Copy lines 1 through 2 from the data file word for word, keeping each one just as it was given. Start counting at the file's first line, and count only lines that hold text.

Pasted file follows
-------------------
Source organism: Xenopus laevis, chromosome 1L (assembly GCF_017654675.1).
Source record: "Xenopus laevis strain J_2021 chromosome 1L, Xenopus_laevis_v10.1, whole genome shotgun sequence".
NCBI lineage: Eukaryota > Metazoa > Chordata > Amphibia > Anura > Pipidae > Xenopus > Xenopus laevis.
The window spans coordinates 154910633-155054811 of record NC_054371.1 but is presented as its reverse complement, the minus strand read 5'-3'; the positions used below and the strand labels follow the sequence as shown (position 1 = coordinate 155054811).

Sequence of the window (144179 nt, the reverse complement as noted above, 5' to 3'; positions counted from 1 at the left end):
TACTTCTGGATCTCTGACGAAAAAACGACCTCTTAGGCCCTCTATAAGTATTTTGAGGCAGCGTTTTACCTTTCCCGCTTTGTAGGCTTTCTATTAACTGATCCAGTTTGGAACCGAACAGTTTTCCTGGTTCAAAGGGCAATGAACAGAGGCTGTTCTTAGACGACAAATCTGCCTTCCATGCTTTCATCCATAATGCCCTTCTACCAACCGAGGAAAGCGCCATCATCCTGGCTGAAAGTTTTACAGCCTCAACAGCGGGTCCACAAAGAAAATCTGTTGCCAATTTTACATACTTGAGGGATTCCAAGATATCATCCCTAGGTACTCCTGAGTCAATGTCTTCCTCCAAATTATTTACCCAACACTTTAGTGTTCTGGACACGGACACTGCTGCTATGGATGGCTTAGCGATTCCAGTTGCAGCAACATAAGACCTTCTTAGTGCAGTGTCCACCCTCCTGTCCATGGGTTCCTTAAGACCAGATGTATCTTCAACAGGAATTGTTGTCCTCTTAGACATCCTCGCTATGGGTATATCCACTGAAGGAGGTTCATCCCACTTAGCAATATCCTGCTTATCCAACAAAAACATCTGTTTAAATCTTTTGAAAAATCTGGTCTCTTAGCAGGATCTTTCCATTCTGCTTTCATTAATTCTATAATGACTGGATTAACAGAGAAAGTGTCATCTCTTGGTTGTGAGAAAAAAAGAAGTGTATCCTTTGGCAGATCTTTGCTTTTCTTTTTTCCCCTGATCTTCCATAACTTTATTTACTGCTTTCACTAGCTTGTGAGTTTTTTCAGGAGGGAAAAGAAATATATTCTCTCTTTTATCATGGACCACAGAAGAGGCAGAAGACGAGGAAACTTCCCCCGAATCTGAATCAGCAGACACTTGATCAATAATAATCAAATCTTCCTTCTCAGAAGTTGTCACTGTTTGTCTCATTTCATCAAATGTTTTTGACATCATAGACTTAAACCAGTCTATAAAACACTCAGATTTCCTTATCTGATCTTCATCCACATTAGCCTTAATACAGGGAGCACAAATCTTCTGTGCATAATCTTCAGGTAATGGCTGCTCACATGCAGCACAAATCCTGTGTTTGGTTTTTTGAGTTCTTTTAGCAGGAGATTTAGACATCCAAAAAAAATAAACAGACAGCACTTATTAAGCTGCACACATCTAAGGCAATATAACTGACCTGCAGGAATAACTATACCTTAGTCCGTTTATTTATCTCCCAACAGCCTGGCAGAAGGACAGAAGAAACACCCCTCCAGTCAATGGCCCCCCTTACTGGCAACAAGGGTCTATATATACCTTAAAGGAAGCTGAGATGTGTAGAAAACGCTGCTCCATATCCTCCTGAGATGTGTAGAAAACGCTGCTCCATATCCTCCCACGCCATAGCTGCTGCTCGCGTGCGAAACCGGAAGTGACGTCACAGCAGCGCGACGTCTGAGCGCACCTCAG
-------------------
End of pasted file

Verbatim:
Source organism: Xenopus laevis, chromosome 1L (assembly GCF_017654675.1).
Source record: "Xenopus laevis strain J_2021 chromosome 1L, Xenopus_laevis_v10.1, whole genome shotgun sequence".